“No care home is looking to profit from this crisis, the reality is that many homes will be haemorrhaging money, but both the region’s local authorities and the clinical care groups don’t seem to have any interest in helping our front-line staff.”

Mr Gray said care homes hadn’t been issued with any PPE (personal protective equipment) to give to their staff, beyond a few days’ worth of masks, which he believes has contributed to ‘COVID-19 ripping through homes, resulting in the untimely death of residents and infecting staff’.

A council spokeswoman said: “Northumberland County Council strongly refutes the suggestion that we are giving care homes inadequate support.

“We are in regular contact with all our providers to offer a range of assistance and indeed a number of providers have contacted us to thank us for our support. This includes daily health and care advice and support, provision of additional PPE, increased fees and support with testing.

“Not only have we given all care providers an increase in fees which brings the average increase to 11.2%, but we have also asked them to come back to us to discuss their costs relating to the crisis should they feel they have specific issues.”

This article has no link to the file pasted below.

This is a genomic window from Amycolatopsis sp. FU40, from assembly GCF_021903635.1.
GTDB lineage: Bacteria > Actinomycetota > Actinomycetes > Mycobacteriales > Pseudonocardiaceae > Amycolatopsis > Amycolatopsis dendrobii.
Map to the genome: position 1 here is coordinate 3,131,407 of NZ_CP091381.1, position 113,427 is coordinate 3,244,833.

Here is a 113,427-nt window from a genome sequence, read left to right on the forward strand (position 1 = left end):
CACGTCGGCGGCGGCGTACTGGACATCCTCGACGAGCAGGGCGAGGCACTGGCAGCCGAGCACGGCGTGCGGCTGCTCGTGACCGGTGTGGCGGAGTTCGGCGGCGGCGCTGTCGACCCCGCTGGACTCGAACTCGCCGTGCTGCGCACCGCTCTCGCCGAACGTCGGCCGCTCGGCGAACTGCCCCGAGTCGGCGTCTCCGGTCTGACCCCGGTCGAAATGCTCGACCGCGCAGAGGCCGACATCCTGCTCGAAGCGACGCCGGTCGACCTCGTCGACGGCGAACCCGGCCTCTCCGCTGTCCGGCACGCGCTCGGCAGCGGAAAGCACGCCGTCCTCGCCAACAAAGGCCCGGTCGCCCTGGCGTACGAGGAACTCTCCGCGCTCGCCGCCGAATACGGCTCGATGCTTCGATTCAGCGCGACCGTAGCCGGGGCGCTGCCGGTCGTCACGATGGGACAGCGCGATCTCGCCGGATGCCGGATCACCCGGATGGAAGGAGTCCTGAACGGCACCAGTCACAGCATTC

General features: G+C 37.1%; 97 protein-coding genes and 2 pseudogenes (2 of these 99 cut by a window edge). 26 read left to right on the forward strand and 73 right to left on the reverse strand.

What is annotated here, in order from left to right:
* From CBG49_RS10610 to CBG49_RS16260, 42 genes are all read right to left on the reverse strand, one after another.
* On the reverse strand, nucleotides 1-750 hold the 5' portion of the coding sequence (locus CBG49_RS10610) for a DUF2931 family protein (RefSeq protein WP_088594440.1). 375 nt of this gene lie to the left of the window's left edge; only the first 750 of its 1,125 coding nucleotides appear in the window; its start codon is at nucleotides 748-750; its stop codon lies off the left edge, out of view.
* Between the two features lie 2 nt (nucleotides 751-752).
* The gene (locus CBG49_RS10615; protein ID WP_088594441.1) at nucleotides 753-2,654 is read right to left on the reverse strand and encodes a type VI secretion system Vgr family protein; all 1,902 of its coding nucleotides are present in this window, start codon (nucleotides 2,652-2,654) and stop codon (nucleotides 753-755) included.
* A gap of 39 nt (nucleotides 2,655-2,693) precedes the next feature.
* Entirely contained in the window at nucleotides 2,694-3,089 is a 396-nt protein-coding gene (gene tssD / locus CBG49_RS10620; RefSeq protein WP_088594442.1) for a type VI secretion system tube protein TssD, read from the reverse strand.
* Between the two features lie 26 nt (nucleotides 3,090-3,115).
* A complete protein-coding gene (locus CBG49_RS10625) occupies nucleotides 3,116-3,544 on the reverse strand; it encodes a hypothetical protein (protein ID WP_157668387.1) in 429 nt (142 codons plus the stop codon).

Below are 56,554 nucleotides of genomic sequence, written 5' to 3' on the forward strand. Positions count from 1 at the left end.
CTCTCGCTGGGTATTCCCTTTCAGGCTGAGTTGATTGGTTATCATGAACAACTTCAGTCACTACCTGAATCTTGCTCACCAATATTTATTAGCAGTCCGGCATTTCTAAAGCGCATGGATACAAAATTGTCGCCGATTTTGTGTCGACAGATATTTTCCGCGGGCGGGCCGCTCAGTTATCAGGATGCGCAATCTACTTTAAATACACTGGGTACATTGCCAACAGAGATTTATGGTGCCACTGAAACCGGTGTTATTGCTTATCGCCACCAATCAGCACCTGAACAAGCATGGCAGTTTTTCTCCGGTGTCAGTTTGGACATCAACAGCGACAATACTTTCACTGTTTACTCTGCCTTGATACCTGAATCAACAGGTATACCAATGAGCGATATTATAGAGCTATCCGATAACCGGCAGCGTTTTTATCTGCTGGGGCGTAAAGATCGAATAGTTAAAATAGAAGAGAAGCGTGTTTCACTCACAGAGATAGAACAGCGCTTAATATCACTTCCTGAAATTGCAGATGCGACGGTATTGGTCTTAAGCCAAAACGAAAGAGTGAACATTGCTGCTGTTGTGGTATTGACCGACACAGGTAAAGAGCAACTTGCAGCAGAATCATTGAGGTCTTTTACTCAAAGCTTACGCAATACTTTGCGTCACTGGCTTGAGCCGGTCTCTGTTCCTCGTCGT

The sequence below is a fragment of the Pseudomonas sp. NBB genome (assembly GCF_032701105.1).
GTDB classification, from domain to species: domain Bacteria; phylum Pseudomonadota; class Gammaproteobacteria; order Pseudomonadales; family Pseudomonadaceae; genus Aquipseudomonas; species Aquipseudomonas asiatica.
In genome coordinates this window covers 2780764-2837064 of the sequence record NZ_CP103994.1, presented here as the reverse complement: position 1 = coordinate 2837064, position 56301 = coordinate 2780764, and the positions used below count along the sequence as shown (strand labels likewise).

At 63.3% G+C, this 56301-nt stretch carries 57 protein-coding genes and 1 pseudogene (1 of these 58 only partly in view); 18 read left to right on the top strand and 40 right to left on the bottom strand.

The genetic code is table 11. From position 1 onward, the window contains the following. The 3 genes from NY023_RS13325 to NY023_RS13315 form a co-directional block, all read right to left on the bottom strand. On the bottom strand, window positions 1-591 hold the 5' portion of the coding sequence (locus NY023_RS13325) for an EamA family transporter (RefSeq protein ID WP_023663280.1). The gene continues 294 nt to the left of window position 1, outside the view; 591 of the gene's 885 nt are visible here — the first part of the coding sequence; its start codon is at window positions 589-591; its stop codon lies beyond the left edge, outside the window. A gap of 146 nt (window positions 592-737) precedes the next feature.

A council letter sent to providers earlier this month, which has been seen by the Local Democracy Reporting Service, refers to a ‘a 5% additional payment added to all payments we make to you during the emergency period’ – although it does add that the council ‘does not expect this to be the only financial support we will provide’.

The letter also says: ‘Please note that we are paying this additional amount on the basis that you will be remaining open to new referrals during this period (if you have vacancies, and have not been advised not to by Public Health England).’

Mr Gray said: “Even the local authorities’ own body (the LGA) recommends paying 10 per cent, but the North East councils won’t even abide by that.

“And the fact that homes are being forced to take COVID-19 patients, without adequate PPE for their staff, is irresponsible and heartless.